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By Sharon Terlep
Online startups selling personal-care products from razors to deodorant are trying a radical new way to reach customers: the bricks-and-mortar retailer.
Starting Monday, Native Deodorant, an online-only line of natural deodorants and soaps, will go on sale in Target Corp.'s 1,800 stores, according to the companies, a move hastened when Procter & Gamble Co. acquired the three-year-old startup.
More small, internet-only consumer brands are turning to physical retail space for growth, a shift that is happening as companies encounter the limitations of selling directly to consumers and as retailers become more open to lesser-known brands.
Rising costs to advertise online are also driving brands back to stores as they find that buying shelf space, either with a dedicated store or by moving into an existing retailer, is a cheaper way to gain notice.
"We will see more and more of these online brands go into distribution in bricks-and-mortar stores," said Thom Blischok, chief executive of the Dialogic Group, a retail and consumer-products consulting company. "In a way, we're going backward."
Native will be on Target shelves alongside P&G's Secret and Old Spice brands. P&G bought Native earlier this year for $100 million.
It is a different strategy for P&G, which was left scrambling two years ago when online razor startup Harry's moved into Target with splashy displays, grabbing share from P&G's Gillette brand. Harry's entered Walmart Inc. stores earlier this year.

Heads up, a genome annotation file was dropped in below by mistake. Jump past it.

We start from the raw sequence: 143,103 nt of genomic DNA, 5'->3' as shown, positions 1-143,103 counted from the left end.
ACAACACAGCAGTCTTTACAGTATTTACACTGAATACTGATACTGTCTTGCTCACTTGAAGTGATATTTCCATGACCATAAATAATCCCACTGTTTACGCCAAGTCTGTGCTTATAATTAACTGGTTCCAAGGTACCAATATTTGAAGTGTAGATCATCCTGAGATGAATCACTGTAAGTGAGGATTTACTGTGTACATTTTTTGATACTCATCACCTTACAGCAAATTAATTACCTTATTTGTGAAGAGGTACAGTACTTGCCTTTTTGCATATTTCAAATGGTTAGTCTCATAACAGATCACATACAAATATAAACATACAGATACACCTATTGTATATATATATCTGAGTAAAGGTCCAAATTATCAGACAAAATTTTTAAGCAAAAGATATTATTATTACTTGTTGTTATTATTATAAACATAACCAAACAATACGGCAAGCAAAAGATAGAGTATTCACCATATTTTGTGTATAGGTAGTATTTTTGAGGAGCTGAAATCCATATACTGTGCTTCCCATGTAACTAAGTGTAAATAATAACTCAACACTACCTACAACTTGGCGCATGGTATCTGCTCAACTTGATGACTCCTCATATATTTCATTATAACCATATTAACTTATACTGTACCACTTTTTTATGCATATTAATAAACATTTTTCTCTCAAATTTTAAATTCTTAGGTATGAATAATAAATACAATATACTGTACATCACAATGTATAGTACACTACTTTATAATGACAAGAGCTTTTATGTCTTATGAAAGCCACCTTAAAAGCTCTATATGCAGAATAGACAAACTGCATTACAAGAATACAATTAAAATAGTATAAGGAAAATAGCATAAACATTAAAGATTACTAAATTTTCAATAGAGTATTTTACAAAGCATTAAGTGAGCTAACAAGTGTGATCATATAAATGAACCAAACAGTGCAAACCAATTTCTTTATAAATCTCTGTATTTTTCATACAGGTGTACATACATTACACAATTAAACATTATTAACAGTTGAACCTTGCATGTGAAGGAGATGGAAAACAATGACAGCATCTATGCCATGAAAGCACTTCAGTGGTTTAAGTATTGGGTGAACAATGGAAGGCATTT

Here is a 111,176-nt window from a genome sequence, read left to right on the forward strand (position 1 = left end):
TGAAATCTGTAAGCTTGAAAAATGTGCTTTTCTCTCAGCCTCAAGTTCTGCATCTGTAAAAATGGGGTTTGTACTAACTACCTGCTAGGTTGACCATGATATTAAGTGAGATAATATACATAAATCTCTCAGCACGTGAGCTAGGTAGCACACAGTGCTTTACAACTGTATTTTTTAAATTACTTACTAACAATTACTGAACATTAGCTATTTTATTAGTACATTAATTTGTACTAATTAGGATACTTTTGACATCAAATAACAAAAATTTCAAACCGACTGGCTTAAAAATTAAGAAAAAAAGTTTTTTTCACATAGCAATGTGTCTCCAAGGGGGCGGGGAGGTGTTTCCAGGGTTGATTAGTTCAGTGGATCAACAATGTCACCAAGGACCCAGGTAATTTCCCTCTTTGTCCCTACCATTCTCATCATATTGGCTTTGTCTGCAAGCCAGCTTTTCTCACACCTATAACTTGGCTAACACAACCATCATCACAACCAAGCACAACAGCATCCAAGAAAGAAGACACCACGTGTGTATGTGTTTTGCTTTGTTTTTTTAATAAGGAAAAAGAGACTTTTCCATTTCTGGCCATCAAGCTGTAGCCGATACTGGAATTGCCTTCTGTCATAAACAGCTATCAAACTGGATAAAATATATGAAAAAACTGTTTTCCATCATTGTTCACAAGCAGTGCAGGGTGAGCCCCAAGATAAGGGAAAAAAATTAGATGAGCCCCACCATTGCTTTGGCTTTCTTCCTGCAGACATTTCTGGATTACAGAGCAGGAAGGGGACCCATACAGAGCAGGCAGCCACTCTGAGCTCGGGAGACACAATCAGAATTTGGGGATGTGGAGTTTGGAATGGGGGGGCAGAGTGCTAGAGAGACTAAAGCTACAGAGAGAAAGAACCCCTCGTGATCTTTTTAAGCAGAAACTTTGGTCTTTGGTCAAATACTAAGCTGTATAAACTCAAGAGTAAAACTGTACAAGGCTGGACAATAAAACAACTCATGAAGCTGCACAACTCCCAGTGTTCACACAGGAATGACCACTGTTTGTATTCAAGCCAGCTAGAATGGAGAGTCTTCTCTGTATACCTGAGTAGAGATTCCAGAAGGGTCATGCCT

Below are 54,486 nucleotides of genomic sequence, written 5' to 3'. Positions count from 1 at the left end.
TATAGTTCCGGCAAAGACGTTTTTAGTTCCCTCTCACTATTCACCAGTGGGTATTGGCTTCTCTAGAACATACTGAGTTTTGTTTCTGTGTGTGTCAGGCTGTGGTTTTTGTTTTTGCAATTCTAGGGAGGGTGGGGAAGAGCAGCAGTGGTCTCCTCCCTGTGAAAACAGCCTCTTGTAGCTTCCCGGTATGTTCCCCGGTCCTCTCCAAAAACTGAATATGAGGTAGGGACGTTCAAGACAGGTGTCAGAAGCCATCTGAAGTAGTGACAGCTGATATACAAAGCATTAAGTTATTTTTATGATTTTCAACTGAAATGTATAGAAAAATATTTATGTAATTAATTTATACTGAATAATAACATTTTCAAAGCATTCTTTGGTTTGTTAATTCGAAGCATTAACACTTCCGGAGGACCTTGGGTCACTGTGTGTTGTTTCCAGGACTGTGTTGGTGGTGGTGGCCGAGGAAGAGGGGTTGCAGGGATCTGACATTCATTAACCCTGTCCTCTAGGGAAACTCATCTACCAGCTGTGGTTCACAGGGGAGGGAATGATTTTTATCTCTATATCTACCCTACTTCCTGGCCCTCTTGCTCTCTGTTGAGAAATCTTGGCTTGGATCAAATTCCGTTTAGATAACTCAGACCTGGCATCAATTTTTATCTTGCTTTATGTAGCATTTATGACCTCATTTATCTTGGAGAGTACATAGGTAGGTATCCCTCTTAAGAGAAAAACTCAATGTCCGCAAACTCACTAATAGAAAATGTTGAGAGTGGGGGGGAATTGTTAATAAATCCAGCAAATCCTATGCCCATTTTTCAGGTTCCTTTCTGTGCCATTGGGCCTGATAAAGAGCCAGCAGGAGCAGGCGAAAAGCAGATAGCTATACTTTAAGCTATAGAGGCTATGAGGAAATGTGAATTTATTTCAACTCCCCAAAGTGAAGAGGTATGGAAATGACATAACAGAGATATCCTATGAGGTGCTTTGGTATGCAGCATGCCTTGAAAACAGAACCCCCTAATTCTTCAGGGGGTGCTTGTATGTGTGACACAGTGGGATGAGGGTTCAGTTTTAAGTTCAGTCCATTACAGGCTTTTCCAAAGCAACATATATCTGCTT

Native founder and CEO Moiz Ali said his plan had always been to get on the shelves of a major retailer, but that the move would have taken longer without P&G, which helped Native navigate negotiations with Target and provided a national supply chain.
As part of the deal, Native created a special scent -- Jasmine & Cedar -- to be sold at Target. Native also agreed to start off selling all of its products exclusively at the retailer. Adding specialty brands with exclusive products draws new types of shoppers to Target stores, said Mark Tritton, Target's chief merchandising officer.
Personal-care essentials are the latest wave of online brands moving back to stores. Online mattress seller Casper Sleep Inc. plans to open 200 of its own shops in the next three years, expanding across North America. Eyeglass maker Warby Parker, which challenged conventional retailers with $95 glasses and free returns, has opened dozens of its own stores in recent years.
Thinx, a line of period-proof underwear sold online, will be moving into retail stores in the U.S. early next year, said the startup's CEO, Maria Molland, who declined to name the retailer. The underwear is sold at department stores in the U.K.
Shoppers might be more likely to trust Thinx if they see it in a high-end store, Ms. Molland said. "They may be more apt to click on a Facebook ad if they see it in a store they trust," she said.
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(END) Dow Jones Newswires
September 16, 2018 13:31 ET (17:31 GMT)
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